The Labor Market and Neighbor Nations
|Overview||The Black and Indian populations of the continent have
been allies at times, have been rivals at times, have sometimes been both
at once. Whether within the Costa Chica of Mexico, or in the "Old
Southwest," or within the sprawling labor market of the modern U.S., this
relationship has fluctuated constantly. On a vast scale, the African-indigenous
population and the American-indigenous population of the New World stand
to each other very much like two neighboring indigenous towns, in competition
for land and other resources, even while both confront the demands of an
overriding, mostly white society.
The most controversial single question with respect to recent Mexican migration into the United States is that of whether it takes away jobs or cuts wage levels. For most sectors of the native-born working population, including the better-paid of African-Americans, it does not. For the really marginal sectors, include the poorest-paid of African-Americans, and for migrants who came earlier, it probably does. It is the most vulnerable communities -- not those from which the typical anti-immigrant activists come -- that may have real interests at stake.
In earlier times, indigenous villages sometimes relied on the authority of a white colonial legal system, in order to settle their land claims. But they also had to adjust their mutual claims through whatever local ties they could set up, on a daily basis. This self-regulation was, and is, the ideal. The ideal corresponds, in the world of the year 2000, to the possibility that migratory populations, both the black and the mestizo-indigenous, might adjust their competitive labor relations on terms set by themselves, not by existing governments or courts.
What is indicated is precisely not any system of race-relations committees or study groups, set up by some do-good government that wants to claim a record of achievement -- much less any system of legal resolution imposed by authority. It is not some scheme suggested by philanthropic Non-Governmental Organizations from the outside. It is not even the patronage given to indigenous communities by an official political party -- in which the PRI of Mexico simply up-dates the sentimental vision of Sam Houston. Rather, a historical opening exists for these great quasi-villages that are also nations, to find their own methods of negotiation and conflict-resolution.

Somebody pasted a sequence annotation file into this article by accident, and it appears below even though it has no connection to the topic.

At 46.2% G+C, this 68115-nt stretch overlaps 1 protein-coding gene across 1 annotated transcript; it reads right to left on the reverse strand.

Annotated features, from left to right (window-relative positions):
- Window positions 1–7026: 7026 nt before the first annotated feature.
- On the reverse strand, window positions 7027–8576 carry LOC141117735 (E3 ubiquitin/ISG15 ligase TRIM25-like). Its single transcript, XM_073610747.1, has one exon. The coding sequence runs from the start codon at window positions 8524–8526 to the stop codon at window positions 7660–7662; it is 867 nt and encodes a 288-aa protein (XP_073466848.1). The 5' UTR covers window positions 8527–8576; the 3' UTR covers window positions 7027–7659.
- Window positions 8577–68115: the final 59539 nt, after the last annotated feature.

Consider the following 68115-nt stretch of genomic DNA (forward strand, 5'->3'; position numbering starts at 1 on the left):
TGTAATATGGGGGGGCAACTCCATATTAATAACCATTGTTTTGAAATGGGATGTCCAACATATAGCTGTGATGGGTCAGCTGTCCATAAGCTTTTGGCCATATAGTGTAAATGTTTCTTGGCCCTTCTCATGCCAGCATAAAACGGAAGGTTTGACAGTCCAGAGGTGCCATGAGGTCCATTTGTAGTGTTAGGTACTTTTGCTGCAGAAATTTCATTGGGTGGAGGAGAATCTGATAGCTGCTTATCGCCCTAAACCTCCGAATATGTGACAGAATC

If these new/old nationalities choose not to take up that particular
challenge, that is their business. It is not something over which existing
nation-states have any legitimate authority, any more than the "deluded
white chieftains" of the 19th century had any business appointing themselves
to help native peoples. Of course, if larger questions arise, affecting
many peoples, they can justify negotiation (not imposition) within a yet
wider frame, beyond the horizon of any national government.
First, there is the old way, through labor unions that include substantial ethnic memberships. This is a double-edged situation. Unions can present the claims of their members, or resist the claims of outsiders. Both have happened in the past, with results sometimes positive, sometimes discriminatory. But this is one route for negotiation.
Second, if the emerging new/old nationalities expand their own property arrangements in the direction of nonlocal institutions, the resulting welfare funds will have some of the character of strike funds. Such protective funds, however used, can undergird the autonomous identity that any community needs if it is to negotiate with outsiders. Whether communities will move in this direction is not for outsiders to dictate or even predict. It is a something to understand.
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